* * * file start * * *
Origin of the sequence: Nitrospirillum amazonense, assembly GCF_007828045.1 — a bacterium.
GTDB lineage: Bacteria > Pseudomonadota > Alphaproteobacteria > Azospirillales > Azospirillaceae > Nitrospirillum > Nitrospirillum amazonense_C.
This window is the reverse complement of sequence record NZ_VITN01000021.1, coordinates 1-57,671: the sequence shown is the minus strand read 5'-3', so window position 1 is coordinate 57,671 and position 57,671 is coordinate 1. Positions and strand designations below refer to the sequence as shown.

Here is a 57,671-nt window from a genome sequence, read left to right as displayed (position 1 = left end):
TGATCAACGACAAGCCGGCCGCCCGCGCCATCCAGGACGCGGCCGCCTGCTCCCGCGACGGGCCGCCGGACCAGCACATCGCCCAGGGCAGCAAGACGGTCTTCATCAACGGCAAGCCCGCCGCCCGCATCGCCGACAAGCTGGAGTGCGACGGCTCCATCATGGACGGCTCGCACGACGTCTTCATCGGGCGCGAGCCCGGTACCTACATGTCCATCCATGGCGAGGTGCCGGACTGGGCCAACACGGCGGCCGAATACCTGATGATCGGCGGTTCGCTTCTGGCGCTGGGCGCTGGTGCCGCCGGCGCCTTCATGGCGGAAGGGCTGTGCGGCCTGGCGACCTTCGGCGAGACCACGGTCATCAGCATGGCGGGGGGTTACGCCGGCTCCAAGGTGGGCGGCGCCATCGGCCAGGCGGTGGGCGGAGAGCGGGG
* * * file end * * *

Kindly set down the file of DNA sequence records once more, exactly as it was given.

Origin of the sequence: Nitrospirillum amazonense, assembly GCF_007828045.1 — a bacterium.
GTDB lineage: Bacteria > Pseudomonadota > Alphaproteobacteria > Azospirillales > Azospirillaceae > Nitrospirillum > Nitrospirillum amazonense_C.
This window is the reverse complement of sequence record NZ_VITN01000021.1, coordinates 1-57,671: the sequence shown is the minus strand read 5'-3', so window position 1 is coordinate 57,671 and position 57,671 is coordinate 1. Positions and strand designations below refer to the sequence as shown.

Here is a 57,671-nt window from a genome sequence, read left to right as displayed (position 1 = left end):
TGATCAACGACAAGCCGGCCGCCCGCGCCATCCAGGACGCGGCCGCCTGCTCCCGCGACGGGCCGCCGGACCAGCACATCGCCCAGGGCAGCAAGACGGTCTTCATCAACGGCAAGCCCGCCGCCCGCATCGCCGACAAGCTGGAGTGCGACGGCTCCATCATGGACGGCTCGCACGACGTCTTCATCGGGCGCGAGCCCGGTACCTACATGTCCATCCATGGCGAGGTGCCGGACTGGGCCAACACGGCGGCCGAATACCTGATGATCGGCGGTTCGCTTCTGGCGCTGGGCGCTGGTGCCGCCGGCGCCTTCATGGCGGAAGGGCTGTGCGGCCTGGCGACCTTCGGCGAGACCACGGTCATCAGCATGGCGGGGGGTTACGCCGGCTCCAAGGTGGGCGGCGCCATCGGCCAGGCGGTGGGCGGAGAGCGGGG